The California Energy Commission is breaking ground with its new rulemaking to automate consumers’ ability to get paid for sending power from their grid-connected water heaters, EVs, and other devices into the market. This new “prices to devices” process will aim to tie customer demand flexibility to real-time rates.
The new state regulatory chief’s first meeting entails little commission action but lots of public comment. Much of the California Public Utilities Commission meeting this week is spent on public support and opposition to the payments and charges attached to the rooftop solar proposal, which has generated a firestorm of controversy.
Gov. Gavin Newsom uses the projected large budget surplus to support climate protection to the tune of $22 billion. Of that amount, $6.1 is for transportation electrification and $2 billion for clean energy, much of it to help overburdened communities. It also includes funds for unemployed fossil fuel workers.
The first draft of the state budget proposal for 2022-23 includes $240 million to bring back online two large pumped storage projects at the Oroville dam in Northern California. The funds are for a system that sucks up cold water deep in Lake Oroville to replace the warm water that’s gone through the hydropower turbines and is sent back up behind the lake for another run to supply a stressed grid.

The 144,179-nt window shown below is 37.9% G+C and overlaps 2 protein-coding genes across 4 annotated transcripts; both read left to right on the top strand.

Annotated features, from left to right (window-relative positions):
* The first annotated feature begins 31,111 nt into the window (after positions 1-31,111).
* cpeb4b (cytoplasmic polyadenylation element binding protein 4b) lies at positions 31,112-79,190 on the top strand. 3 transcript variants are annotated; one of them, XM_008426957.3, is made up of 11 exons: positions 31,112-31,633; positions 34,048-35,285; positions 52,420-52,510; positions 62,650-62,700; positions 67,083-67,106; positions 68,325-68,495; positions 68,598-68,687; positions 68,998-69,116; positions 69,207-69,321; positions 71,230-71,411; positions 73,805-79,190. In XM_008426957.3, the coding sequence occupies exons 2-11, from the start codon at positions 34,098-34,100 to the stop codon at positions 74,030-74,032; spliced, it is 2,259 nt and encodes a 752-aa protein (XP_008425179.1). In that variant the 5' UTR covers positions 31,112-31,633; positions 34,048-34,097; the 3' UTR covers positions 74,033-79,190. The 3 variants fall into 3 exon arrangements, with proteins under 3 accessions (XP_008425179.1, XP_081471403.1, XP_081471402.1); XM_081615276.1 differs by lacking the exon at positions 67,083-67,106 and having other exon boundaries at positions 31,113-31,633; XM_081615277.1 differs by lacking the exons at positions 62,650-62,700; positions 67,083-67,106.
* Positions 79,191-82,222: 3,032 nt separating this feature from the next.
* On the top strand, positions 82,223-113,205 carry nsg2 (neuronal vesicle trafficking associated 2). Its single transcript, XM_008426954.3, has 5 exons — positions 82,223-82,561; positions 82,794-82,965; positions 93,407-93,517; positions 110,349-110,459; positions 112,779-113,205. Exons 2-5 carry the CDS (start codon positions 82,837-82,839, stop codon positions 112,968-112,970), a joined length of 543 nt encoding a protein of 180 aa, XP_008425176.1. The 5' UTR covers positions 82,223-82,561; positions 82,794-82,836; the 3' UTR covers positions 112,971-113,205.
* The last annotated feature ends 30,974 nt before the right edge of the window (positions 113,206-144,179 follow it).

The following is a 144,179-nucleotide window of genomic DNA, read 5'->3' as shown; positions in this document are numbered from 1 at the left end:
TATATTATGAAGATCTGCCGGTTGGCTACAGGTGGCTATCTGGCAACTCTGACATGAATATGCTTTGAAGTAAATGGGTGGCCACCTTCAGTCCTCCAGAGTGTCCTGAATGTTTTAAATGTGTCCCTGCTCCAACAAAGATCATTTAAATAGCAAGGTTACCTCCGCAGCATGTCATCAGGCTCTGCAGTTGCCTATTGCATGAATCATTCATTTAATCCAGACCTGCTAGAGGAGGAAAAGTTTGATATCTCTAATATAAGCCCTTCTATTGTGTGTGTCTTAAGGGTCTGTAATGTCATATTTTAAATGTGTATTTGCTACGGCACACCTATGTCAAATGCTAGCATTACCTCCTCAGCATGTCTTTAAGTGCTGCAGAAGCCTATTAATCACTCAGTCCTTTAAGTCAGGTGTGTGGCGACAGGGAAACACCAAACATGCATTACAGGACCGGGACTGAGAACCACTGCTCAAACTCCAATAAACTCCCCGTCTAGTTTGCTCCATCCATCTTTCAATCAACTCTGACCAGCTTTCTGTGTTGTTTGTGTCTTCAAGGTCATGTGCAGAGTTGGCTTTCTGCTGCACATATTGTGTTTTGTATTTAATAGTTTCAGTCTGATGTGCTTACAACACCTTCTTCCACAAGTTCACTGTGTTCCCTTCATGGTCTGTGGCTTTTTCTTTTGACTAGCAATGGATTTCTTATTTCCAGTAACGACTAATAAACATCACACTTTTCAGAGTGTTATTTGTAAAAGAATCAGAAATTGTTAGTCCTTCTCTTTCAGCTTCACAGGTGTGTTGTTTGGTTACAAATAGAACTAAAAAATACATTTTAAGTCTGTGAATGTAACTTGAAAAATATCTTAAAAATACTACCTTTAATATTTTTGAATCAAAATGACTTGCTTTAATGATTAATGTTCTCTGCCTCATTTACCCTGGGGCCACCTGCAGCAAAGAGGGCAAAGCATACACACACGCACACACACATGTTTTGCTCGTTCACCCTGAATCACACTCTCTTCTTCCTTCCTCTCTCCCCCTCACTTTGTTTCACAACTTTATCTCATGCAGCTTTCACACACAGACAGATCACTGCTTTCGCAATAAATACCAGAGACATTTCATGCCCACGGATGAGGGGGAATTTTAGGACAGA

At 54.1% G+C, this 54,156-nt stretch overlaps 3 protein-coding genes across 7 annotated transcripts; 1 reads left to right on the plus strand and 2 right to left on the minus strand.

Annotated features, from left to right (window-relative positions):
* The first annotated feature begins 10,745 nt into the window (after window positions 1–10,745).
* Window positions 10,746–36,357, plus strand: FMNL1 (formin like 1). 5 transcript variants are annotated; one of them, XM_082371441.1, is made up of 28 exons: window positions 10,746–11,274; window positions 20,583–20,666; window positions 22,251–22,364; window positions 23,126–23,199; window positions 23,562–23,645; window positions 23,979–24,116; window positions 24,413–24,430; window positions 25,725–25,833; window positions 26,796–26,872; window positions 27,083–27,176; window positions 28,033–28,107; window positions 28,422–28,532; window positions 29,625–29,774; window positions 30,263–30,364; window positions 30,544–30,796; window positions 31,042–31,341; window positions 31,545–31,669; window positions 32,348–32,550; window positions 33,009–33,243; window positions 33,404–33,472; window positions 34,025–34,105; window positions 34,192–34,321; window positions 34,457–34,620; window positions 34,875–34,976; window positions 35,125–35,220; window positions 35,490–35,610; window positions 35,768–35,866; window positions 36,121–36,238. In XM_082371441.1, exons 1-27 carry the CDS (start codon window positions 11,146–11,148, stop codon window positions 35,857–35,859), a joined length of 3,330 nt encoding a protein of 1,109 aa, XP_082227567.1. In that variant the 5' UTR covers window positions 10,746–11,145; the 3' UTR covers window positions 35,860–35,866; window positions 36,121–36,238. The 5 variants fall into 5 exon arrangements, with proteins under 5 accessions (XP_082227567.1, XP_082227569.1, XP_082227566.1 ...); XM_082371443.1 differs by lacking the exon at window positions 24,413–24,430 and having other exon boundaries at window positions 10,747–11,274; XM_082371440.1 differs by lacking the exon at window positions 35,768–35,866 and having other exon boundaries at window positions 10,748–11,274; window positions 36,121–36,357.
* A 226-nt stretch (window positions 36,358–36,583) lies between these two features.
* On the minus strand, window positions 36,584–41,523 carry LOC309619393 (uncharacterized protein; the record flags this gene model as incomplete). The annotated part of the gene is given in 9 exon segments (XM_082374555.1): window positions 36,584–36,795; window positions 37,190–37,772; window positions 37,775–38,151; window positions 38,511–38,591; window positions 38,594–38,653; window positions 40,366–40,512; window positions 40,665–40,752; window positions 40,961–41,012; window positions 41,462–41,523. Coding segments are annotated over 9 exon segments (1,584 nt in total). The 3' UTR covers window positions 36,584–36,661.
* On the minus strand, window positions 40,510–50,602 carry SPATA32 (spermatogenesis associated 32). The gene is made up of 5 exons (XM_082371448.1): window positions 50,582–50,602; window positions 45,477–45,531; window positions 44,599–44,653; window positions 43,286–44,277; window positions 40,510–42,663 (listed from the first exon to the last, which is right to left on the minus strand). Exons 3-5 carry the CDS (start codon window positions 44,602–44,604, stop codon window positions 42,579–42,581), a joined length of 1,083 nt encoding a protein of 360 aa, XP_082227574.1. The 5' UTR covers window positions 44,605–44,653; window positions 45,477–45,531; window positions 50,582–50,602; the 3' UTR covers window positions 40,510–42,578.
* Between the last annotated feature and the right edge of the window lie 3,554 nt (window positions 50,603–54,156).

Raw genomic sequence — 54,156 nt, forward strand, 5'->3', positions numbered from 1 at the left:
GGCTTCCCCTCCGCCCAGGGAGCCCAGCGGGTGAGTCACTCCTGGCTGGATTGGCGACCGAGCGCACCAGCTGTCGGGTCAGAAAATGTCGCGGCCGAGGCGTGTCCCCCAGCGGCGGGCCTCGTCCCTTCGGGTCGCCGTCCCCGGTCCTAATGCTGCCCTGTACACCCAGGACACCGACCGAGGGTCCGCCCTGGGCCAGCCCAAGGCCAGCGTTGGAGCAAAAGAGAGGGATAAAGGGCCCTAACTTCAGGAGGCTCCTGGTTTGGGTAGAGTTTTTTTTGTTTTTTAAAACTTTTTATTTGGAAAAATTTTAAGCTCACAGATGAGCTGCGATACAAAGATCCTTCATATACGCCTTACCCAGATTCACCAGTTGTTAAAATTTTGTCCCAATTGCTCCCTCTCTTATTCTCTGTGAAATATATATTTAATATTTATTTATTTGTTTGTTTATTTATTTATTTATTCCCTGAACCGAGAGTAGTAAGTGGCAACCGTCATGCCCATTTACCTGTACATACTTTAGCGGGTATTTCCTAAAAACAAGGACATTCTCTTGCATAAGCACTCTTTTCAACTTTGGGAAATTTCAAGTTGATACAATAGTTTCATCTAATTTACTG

Community choice joins forces to issue a request for 670 MW of clean energy to come online between 2024 and 2026, to satisfy their share of the mandate calling for 11,500 MW of alternative power mid-decade.
A Letter to the Editor from microgrid developer Enchanted Rock agrees with a Current editorial warning about the downsides of the continued increase in diesel backup generation. It touts the advantages of the company’s natural gas and renewable gas-fired systems, which are installed in states other than California but have gotten little traction in the state.